Friday, November 19, 2010

Don't Mess with the Hangover God

Once upon a time, there was a king named Lycurgus of Thrace (not to be confused with Lycurgus of Sparta, Athens, Arcadia or Nemea – those are completely different Lycurguses). This Lycurgus thought his people spent too much time partying and not enough time fighting or plowing or doing other ancienty stuff, so he enforced his own version of the prohibition.

This posed a bit of a religious issue: since a major god, Dionysus, was in charge of drinking, his cult had to be banned as well. Not cool, and Dionysus was not happy. He made Lycurgus go mad (apt punishment, I could never understand how people who don't drink manage to stay sane), mistake his own son for a trunk of vines and kill him while trying to destroy all vineyards in the country. People of Thrace were fed up with the prohibition thing anyway, so they had Lycurgus dismembered by wild horses.

Bacchus - Statue from the Baths of Faustina, in Miletus.

In the 1st century BC, the tribes of Getae and Dacians were united under the centralized rule of a man named Burebista. He employed the help of a wizard-priest from Egypt, Decaeneus, who also had a personal vengeance against vineyards. Figures. Egyptians adopted wine at some point in their history, but, deep in the their hearts, they remained beer people. According to Strabo, Burebista and Decaeneus managed to convince people to cut down vines and stop drinking wine voluntarily (probably some weird Egyptian mind-controlling techniques were used there). A few years later, they were assassinated by political opponents; the state dissolved, and the Getae were happily drunk once more.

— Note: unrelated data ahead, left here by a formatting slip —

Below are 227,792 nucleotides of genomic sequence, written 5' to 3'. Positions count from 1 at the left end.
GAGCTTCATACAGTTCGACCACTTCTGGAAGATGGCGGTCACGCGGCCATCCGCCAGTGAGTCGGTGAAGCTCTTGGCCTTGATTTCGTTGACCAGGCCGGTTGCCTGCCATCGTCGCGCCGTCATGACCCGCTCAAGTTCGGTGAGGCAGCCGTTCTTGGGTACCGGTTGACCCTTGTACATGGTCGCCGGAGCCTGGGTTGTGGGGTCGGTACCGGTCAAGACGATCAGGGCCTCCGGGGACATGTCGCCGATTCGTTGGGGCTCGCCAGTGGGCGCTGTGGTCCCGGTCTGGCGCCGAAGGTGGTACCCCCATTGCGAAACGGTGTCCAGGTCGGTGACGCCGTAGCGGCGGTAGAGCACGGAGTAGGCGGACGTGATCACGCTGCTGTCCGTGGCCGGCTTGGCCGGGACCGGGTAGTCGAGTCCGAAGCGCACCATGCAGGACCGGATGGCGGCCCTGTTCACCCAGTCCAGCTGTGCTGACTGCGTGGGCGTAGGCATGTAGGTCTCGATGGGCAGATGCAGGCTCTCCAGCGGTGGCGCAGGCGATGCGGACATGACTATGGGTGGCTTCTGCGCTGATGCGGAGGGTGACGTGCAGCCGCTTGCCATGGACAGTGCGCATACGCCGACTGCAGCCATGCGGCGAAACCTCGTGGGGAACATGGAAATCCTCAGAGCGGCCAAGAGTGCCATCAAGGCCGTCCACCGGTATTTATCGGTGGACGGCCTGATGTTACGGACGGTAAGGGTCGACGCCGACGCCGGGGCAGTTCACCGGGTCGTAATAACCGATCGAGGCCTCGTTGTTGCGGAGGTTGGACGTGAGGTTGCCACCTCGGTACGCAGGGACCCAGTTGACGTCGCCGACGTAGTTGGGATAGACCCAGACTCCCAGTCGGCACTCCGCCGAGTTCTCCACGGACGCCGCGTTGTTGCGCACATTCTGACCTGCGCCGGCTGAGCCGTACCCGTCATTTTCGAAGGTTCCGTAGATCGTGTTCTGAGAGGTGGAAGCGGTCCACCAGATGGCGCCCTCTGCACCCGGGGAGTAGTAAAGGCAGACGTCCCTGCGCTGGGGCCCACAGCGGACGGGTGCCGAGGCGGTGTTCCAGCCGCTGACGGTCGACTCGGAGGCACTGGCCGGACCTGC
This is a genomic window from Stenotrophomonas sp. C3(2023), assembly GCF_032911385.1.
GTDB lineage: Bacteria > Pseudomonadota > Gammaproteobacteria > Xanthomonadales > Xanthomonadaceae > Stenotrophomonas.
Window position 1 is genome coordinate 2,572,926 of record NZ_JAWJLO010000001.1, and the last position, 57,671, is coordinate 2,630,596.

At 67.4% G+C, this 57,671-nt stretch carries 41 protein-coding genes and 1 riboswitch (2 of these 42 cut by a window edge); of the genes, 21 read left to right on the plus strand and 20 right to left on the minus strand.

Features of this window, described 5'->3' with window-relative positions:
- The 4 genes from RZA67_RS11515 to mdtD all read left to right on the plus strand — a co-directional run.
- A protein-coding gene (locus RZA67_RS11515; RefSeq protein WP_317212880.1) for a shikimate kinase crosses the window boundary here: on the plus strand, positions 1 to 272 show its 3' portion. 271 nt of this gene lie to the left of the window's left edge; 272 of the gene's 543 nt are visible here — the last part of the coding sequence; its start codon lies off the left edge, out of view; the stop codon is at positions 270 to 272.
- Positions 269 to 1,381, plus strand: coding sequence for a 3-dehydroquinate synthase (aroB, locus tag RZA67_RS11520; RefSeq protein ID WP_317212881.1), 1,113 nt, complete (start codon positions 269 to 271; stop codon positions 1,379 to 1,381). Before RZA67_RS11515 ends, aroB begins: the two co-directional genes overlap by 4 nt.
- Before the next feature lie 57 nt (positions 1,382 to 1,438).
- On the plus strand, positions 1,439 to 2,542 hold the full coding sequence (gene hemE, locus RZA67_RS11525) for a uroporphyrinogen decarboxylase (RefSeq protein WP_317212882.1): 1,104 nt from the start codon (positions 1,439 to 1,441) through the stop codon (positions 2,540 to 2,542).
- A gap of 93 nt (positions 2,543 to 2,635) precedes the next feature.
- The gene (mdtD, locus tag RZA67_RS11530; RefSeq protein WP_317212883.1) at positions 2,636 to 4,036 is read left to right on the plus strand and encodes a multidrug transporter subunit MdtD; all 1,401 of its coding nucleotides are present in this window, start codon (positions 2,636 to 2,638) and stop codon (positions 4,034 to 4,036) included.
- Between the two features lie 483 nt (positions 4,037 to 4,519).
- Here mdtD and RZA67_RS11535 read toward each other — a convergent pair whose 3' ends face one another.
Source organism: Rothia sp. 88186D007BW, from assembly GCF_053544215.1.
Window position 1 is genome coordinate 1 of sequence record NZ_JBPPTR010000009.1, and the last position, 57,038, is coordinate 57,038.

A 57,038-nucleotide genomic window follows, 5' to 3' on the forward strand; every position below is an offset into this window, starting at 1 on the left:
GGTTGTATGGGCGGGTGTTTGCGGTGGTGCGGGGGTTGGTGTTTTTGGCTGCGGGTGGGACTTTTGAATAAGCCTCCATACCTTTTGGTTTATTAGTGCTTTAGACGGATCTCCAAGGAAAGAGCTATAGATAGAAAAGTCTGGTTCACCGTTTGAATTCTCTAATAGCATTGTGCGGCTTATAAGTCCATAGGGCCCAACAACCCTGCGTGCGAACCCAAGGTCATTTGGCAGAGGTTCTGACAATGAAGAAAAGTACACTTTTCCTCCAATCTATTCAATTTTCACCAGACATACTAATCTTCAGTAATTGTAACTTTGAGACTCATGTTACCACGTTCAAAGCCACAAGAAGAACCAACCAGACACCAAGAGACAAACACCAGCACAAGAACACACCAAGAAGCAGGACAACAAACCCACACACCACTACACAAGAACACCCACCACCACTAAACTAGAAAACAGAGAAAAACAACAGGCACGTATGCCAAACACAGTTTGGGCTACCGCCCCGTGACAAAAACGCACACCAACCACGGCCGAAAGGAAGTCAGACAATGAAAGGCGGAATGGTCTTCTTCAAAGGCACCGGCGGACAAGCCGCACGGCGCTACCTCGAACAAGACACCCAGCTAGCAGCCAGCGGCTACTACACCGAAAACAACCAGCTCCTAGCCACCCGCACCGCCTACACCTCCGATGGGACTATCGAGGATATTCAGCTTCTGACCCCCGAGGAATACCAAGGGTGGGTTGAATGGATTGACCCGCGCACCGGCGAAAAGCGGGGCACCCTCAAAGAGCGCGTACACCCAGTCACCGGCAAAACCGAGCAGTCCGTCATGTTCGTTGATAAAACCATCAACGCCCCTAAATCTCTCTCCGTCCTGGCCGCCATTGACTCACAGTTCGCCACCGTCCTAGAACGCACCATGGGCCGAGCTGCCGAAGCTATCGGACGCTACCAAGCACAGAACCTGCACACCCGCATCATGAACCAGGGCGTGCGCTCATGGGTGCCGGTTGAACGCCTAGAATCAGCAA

In the 1st century AD, Domitian ruled Rome with an iron fist. Pissed because the entire Italian peninsula depended heavily on grain imports, he ordered all vines to be uprooted from the provinces, and banned the plantation of new ones. The measure was never actually enforced, partly because it was massively unpopular and caused protests everywhere, partly because Domitian suddenly remembered what happened to other rulers, and didn't want to upset the god of drinking, now called Bacchus. Too late – Domitian was killed, his memory banned by the Roman Senate, and he went down in history as one of the worst emperors.

Ok, I understand that Dionysus / Bacchus kills those who disrespect him. What I don't get is why he punishes the rest of us with hangovers.